Ofgem is proposing policy changes for the green and renewable tariffs market to improve protection for domestic consumers. We are proposing rules on how suppliers tell consumers about the environmental benefits of tariffs that include renewable electricity.
If a tariff doesn’t lead to environmental benefits, suppliers will need to make this clear too.
Contracts for online and other distance sales of goods - european
Our reforms will support our recent Retail Market Review to make the market simpler, clearer and fairer for consumers. Following our initial consultation published in December, we are now seeking views on our proposed changes to suppliers’ licences to implement these proposals.
We expect to issue a statutory consultation later in the year.
AdditionalityOur consumer research shows that when customers buy these tariffs they expect they are benefitting the environment by supporting renewable generation Pirical economic research has also revealed that the rights/knowledge based rational They would have called for a different consumer policy and consumer law. If business needs such a Proposal in order to be worldwide competitive, fine..
We are not proposing rules about how we think suppliers should provide this environmental benefit.
We propose introducing a requirement on suppliers to show that environmental benefits happen because consumers chose a tariff and not solely due to subsidies or supplier obligations.
Cma58: consumer protection - enforcement guidance
This requirement will protect consumers but will allow suppliers flexibility and opportunities to innovate. TransparencyTo help consumers understand the market better, we propose asking suppliers to clearly say if a tariff does not offer any environmental benefit other than those that consumers already pay for through their energy bills or taxes.
Most of our stakeholders support this, and our consumer research does too This Impact Assessment relates to proposals to reform consumer law on unfair Law. Reform will require primary legislation (the Consumer Rights Bill) and protection is required in order for markets to function effectively.8 For See discussion at http://web.iese.edu/jestrada/PDF/Research/Others/L&BE.pdf (Accessed on .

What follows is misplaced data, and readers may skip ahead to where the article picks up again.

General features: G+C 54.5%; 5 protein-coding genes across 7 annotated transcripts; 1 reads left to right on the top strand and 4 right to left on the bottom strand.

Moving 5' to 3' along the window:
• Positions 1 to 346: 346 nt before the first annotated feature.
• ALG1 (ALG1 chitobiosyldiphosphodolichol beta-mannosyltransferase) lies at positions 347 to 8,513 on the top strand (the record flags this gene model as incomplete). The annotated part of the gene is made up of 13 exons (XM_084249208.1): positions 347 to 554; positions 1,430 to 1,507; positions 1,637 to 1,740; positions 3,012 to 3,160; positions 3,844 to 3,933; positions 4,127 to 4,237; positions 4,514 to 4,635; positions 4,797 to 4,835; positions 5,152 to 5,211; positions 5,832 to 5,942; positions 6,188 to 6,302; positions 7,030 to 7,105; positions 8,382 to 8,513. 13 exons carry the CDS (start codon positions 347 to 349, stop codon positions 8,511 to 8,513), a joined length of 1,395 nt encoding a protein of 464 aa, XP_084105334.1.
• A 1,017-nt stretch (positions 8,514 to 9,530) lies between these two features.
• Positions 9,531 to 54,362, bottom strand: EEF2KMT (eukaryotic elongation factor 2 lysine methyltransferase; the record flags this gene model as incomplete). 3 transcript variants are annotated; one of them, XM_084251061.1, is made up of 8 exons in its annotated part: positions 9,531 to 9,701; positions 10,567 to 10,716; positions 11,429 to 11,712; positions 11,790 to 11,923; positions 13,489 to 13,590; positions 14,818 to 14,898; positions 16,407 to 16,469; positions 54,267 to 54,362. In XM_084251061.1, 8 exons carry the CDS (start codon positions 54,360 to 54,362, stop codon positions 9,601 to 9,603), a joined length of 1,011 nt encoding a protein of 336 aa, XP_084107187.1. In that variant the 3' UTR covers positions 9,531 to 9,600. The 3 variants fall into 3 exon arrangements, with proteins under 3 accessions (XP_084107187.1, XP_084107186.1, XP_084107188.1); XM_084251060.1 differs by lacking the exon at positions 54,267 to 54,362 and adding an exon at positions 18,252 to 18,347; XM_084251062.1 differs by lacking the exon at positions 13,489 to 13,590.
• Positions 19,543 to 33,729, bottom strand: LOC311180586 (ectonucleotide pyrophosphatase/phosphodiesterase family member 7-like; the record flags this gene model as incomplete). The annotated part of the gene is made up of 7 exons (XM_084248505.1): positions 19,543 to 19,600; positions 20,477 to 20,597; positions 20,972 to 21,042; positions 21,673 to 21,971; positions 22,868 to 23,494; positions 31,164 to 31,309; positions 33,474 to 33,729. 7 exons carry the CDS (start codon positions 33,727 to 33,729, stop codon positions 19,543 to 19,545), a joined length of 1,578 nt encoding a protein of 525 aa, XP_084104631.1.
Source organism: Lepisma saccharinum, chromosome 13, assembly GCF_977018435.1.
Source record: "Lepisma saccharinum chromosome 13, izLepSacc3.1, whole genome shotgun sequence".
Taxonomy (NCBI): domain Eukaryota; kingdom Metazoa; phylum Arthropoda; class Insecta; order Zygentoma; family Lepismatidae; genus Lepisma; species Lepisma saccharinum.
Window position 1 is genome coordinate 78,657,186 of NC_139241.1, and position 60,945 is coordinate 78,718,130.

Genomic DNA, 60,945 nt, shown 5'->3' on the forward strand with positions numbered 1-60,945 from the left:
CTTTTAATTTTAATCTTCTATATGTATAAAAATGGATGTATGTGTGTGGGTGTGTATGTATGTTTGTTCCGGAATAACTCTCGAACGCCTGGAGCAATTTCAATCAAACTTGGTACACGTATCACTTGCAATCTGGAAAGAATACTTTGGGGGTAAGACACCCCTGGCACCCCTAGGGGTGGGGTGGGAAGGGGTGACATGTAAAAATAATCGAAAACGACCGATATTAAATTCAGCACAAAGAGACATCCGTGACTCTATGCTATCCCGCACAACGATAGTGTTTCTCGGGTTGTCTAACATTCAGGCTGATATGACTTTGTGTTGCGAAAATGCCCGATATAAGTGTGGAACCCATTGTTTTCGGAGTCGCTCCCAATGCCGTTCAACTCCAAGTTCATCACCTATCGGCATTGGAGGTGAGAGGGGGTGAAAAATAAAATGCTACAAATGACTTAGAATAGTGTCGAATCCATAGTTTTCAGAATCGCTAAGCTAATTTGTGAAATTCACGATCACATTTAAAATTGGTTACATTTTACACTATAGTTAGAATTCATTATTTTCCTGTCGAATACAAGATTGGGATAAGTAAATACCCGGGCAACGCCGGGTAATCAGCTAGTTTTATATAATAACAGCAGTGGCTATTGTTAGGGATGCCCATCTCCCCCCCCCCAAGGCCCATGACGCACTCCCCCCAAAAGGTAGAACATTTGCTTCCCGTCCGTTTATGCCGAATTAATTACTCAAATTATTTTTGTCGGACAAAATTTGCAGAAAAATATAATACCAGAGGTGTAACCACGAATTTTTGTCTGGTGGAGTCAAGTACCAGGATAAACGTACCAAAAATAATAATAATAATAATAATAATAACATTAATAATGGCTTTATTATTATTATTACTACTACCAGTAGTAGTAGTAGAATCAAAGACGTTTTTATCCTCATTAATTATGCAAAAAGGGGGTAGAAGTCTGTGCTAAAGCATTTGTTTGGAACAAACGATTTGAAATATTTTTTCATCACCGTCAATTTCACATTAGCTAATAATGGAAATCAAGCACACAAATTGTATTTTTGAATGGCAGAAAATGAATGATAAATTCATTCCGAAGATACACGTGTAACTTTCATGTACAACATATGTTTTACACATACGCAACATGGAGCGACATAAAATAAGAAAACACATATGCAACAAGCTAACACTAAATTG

Contracts for supply of digital content: a legal analysis of the
We have provided additional guidance on how suppliers can meet our transparency principle. Evidence of SupplyTo avoid double selling of renewable energy to domestic consumers and business consumers, we are proposing that suppliers must hold Renewable Energy Guarantee of Origin certificates as well as retiring any associated Levy Exemption Certificates.
Most of our stakeholders supported this proposal. Why is this needed?We published Green Supply Guidelines in 2009 that were implemented through the voluntary 'Green Energy Supply Certification Scheme'. Initially a number of suppliers were certified through this scheme.
However, an increasing number of tariffs with environmental claims remain uncertified, and consumers are often unclear about the benefits of these tariffs. We have spoken to stakeholders throughout the process, and have commissioned independent consumer research. We want consumers to be able to make informed choices about the renewable tariffs they may buy.
We also think that suppliers should be able to compete fairly with each other.
Research handbook on eu consumer and contract law